In a world where a potentially deep question is a simple greeting and where we are constantly being shown perfect versions of each other's lives through social media, it's easy to become inward to ourselves and feel the need to compete, rather than connect. We could all use a little more honesty.  




5 comments:

Daniel Schumm said...

I'm not sure what to think of this idea, I see both sides of it. I suppose my main question is where do you draw the line between good (or better) and something less, that would likely lead to further inquisition.

I mean on one level, I could say I'm only doing okay to those I meet as I am actually struggling in a college class (a high C), enough to bring my grade low enough to lose my scholarship, even though I have straight A's elsewhere. Yet I simply don't feel right allowing something like that to bring me down, I mean I have a full-ride scholarship, am making easy A's in the rest of my classes, have my own car, etc... Essentially, compared to others I meet on campus, I'm doing really great, much less compared to those in other countries.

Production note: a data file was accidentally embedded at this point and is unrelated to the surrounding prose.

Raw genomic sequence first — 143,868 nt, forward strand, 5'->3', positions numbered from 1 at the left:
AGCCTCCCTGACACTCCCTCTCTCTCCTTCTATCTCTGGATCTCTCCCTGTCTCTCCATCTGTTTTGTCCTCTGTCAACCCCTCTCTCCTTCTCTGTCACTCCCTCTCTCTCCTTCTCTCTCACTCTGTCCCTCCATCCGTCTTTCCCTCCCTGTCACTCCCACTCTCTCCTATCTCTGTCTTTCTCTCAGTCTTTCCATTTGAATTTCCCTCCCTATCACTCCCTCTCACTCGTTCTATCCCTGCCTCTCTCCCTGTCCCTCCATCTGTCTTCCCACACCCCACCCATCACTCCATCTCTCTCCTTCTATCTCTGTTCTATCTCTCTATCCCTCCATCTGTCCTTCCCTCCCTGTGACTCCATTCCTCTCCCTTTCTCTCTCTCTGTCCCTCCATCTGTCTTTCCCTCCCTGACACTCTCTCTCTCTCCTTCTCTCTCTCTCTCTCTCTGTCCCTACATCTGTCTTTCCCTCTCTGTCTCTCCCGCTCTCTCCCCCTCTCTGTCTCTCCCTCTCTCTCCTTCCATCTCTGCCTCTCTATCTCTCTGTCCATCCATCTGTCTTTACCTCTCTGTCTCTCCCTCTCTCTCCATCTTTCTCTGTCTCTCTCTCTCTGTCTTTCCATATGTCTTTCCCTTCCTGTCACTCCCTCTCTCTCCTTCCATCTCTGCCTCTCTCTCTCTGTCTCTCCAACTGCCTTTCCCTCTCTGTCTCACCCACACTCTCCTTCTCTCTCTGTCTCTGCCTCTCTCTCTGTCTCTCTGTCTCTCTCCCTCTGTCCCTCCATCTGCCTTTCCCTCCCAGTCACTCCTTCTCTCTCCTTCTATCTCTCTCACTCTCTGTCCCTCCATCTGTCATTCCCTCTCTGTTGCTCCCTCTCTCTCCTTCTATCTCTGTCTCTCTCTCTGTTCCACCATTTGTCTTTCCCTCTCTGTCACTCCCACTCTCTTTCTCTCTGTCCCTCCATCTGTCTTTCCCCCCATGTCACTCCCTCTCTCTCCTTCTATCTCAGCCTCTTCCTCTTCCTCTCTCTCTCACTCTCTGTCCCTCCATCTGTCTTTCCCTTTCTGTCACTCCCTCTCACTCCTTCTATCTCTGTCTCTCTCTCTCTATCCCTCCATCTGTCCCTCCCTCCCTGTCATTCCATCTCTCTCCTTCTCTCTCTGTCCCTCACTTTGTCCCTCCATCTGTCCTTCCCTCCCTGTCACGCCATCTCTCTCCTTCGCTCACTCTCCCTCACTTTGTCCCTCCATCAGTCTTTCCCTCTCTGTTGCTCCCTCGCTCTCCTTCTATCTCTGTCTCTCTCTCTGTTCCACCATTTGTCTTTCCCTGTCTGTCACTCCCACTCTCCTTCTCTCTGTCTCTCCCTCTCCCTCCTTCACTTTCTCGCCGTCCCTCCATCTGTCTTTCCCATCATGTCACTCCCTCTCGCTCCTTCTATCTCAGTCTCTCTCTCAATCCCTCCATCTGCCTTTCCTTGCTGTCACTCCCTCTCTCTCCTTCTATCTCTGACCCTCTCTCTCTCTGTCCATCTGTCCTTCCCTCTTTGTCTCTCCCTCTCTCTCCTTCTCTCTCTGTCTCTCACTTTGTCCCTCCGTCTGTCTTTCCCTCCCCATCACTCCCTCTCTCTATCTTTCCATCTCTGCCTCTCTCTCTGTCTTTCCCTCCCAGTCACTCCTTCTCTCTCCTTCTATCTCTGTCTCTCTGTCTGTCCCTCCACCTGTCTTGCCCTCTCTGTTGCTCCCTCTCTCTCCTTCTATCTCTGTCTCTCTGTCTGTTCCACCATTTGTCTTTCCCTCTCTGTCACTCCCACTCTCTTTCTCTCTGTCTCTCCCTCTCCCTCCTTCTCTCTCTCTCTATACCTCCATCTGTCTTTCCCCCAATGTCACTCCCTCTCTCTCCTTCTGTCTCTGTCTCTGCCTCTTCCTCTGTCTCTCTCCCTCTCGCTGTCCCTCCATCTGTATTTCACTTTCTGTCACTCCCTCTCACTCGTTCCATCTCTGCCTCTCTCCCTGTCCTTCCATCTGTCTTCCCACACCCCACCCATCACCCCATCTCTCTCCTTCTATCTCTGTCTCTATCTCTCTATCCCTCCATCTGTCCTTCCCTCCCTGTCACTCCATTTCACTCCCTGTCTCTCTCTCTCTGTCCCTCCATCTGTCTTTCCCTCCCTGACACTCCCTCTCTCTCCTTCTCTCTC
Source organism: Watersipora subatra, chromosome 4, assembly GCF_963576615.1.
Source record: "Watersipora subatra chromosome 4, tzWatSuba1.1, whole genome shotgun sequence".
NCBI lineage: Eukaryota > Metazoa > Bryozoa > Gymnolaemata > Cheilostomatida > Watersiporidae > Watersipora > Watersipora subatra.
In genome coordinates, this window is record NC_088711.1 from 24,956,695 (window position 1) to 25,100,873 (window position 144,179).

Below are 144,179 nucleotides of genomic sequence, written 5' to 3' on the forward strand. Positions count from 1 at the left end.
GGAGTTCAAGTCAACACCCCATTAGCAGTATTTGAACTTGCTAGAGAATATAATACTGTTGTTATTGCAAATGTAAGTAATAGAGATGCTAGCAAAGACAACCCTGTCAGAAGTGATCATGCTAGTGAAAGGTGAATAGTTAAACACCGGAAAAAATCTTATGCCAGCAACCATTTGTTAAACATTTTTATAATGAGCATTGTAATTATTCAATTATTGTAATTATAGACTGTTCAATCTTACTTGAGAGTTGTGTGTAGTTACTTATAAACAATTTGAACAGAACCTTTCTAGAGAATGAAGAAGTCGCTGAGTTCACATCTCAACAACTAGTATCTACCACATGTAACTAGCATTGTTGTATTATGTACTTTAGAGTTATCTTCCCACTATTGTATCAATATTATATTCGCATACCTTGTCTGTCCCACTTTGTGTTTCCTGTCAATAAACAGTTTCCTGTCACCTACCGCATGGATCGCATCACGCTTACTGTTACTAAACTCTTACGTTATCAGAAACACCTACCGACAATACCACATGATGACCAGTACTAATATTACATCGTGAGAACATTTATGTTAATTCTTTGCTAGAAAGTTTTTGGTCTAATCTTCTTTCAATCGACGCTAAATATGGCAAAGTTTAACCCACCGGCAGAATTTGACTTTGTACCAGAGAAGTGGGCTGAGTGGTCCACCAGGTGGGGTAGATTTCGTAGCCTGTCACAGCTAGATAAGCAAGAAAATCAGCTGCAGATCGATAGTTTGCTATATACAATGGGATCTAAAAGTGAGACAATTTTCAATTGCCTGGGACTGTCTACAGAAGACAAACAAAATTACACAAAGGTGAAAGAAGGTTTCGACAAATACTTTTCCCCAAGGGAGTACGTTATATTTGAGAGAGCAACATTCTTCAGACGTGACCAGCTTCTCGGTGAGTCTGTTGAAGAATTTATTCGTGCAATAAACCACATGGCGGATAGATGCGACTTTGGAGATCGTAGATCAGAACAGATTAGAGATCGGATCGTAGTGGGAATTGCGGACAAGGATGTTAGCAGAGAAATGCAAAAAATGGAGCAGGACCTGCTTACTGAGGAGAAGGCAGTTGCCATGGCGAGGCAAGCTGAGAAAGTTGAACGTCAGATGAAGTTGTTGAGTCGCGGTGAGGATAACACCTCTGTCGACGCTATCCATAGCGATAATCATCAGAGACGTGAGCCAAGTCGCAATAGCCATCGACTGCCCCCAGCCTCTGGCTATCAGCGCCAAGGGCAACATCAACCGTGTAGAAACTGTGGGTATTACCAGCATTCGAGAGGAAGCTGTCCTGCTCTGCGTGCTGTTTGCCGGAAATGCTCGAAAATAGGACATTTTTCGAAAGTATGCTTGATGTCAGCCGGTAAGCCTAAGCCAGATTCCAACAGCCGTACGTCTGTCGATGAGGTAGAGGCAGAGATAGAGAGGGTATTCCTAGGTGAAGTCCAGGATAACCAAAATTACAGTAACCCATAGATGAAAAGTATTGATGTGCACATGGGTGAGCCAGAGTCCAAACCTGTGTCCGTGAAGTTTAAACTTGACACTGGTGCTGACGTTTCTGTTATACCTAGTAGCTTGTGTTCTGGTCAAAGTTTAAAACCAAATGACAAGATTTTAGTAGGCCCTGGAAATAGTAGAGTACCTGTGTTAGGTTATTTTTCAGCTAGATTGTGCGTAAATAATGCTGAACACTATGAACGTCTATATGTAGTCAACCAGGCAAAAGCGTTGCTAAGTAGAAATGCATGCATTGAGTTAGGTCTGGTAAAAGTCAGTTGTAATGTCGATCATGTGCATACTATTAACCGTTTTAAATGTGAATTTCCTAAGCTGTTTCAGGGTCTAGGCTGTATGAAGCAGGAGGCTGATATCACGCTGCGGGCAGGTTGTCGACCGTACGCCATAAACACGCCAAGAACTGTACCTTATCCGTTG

Lately I've been responding to the question, usually with a "pretty good" or "great" simply because I can't see myself honestly being much worse unless something truly tragic happened.

I guess, I don't know. It bugs me plenty when people say they're fine when something is obviously bothering them, but it simply feels wrong for me to respond in a with anything less than good. I suppose it's somewhat hypocritical, but honestly, I haven't figured out what I think about this subject totally, but I feel it's deeper than just being honest.